Since the second world war, government commission after commission had tried to reduce deer numbers but had been unable to persuade or unwilling to enforce a cull on landowners wedded to the income from deer stalking. As a young man Thomas had spent many wet and cold days fencing timber plantations to keep deer out. He understood the mechanics of the ecosystem and was curious about what would happen if the recommendations of successive deer commissions were actually implemented. And when the estate changed hands, he acquired a new boss who was open to his ideas about doing things differently.
There was a moment, a spiritual moment, Thomas recalls, in 2006. There had been three years of low deer numbers, but the pines seemed unwilling to come back. “They were dark days. ‘Bloody hell,’ I thought, ‘perhaps I’m wrong.’” Then, in June of the third year, Thomas was walking in Glen Feshie when he stopped by a familiar granny pine that he had long held to be senescent. All around the old tree were tiny green fingers poking up out of the grass – a ring of seedlings. He looked up into the canopy and saw the most fantastic seed array; the granny was not sleeping at all. “It was as if someone had flicked a switch. They just came. I almost cried! Maybe they had realised someone was trying to help them.”
On a rise beside the River Feshie is Glenfeshie Lodge, where guests pay a lot of money to have a “wild” experience, rather like an African safari. Further on, on the edge of a clearing of ancient pines, the stone bothy at Ruigh Aiteachain is one of a network of mountain huts made available to hillwalkers for free. It has two rough-planked rooms heated by Norwegian cast-iron stoves. Outside is a composting toilet and a bucket beside a cool, clear stream. The midsummer ceilidh that Thomas has invited me to is hardly a dancing party; there is barely room to stand up in the tiny room, baking hot from the roaring wood stove. About 20 people have come to listen to a Gaelic legend sing songs about the old ways.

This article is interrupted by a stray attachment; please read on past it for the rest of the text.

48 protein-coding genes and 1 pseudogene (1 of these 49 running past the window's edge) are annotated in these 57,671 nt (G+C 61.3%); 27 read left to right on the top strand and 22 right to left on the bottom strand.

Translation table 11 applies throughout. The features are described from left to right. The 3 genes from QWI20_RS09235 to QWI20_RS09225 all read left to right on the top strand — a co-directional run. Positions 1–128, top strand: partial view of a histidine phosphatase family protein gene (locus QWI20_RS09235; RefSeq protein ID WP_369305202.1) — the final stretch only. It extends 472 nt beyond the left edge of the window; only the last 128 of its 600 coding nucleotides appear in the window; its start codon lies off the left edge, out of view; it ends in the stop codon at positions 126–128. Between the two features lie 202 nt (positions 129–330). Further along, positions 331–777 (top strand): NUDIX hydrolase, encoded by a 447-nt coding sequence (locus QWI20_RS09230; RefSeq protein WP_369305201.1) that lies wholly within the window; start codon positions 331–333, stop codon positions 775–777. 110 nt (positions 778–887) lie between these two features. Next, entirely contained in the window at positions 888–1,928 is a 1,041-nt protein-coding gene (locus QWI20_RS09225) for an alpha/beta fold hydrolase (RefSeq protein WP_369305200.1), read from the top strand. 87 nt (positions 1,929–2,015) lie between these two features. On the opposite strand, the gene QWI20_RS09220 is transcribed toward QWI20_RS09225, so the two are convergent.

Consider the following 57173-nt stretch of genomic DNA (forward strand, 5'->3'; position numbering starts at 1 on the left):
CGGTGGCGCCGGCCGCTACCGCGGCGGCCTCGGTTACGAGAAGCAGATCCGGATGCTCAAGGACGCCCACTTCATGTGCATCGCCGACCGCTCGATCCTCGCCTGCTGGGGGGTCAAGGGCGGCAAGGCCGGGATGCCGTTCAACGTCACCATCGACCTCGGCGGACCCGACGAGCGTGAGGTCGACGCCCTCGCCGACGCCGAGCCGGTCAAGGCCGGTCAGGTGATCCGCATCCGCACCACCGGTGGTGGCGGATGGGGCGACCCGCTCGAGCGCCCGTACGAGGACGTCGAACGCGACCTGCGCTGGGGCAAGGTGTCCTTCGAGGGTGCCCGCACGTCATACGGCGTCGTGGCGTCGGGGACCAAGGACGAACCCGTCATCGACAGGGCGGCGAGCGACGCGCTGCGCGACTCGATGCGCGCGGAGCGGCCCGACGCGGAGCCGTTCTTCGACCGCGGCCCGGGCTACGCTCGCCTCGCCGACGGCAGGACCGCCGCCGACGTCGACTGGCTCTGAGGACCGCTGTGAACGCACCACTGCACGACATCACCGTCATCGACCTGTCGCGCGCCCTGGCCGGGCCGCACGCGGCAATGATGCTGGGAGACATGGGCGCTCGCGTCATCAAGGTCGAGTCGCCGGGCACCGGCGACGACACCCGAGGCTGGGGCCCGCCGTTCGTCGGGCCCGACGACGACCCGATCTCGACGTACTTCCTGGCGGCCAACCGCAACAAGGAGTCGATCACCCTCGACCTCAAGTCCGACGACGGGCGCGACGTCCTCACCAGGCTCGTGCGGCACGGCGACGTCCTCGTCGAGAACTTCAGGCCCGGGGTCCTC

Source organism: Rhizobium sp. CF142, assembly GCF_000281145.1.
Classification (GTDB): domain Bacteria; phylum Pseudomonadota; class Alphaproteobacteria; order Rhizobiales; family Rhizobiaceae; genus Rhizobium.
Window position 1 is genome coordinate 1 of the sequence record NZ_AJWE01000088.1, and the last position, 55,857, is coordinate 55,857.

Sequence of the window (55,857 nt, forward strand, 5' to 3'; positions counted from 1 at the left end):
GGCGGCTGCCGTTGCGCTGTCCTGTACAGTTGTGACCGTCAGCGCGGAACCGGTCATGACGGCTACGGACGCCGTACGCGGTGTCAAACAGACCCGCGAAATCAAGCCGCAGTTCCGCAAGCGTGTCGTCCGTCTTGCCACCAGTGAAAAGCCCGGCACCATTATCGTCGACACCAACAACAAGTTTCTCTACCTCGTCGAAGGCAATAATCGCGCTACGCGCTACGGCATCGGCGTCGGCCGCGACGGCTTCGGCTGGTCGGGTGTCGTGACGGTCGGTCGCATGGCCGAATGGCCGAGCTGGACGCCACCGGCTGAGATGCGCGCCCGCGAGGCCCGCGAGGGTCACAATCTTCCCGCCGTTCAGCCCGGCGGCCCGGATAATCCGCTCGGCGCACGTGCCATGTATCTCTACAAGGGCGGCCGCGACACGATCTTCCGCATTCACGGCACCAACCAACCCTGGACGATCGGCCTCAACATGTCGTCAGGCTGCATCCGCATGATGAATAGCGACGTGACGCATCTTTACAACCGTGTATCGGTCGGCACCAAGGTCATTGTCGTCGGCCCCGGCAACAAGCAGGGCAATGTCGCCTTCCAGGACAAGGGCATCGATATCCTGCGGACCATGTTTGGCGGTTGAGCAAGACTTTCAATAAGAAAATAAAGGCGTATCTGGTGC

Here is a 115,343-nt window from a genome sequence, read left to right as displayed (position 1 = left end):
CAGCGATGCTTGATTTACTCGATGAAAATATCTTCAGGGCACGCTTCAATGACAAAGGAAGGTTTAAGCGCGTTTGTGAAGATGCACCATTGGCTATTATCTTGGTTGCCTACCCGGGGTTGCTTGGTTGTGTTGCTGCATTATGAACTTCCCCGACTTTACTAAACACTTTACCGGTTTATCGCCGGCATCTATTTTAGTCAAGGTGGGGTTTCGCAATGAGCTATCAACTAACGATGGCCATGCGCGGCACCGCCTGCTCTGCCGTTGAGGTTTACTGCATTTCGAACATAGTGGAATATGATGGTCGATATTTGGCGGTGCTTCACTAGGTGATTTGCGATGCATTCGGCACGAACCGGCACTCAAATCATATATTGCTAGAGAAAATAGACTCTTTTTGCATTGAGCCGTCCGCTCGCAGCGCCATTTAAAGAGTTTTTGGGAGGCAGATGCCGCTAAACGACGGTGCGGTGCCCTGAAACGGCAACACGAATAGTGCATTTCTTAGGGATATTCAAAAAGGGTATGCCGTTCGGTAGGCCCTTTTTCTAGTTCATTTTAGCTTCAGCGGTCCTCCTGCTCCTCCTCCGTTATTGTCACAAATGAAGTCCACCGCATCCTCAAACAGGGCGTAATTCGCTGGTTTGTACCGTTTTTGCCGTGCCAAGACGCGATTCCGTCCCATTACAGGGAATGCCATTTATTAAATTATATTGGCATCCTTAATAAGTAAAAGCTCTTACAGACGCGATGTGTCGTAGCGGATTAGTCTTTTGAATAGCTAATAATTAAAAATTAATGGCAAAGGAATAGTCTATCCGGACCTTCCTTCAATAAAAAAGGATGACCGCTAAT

Margaret Bennett is a singer who has written many books, including Scottish Customs from the Cradle to the Grave. Before she sings, she lays her stick down, takes off her thick glasses and settles herself beside me in front of the stove. Margaret wants to talk about the magic of trees. She tells me how in springtime girls used to wash their hair in buds of birch, and go to church smelling of the tree, how her mother planted a rowan outside their house for luck; it stands there still. We talk of how pine has always been medicinal, its needles used traditionally for fumigating homes, for respiratory conditions.
Margaret talks of the functioning clan system, where no one had a title deed to any land; the forest and the hills were maintained for the benefit of all. She rues how the monarchs granted land titles to clan chiefs instead of the collective, paving the way for the land to be bought and sold. And for the forest to be transformed from a mythical living place into a standing crop of timber with a value expressed in pounds, shilling and pence. This is the background to her songs: the people and the forests of the Highlands, removed to make way for sheep and deer, and still absent from the hills.
Later, when other guests have arrived and we have eaten several kilos of venison burgers, Margaret sings about the redshank and about a handsome drover with “calves like a salmon” taking Highland cattle across the hills to Crieff with rowan branches plaited in their tails for luck. Margaret has the 20 of us singing along in Gaelic, and there are tears in many eyes by the end.
“So, you see, we haven’t quite forgotten the old ways yet,” says Margaret, her irises flashing the same colour as the half-night of midsummer midnight outside. Keeping the old ways alive means bringing both people, and trees, back to the wild Highlands. Go visit.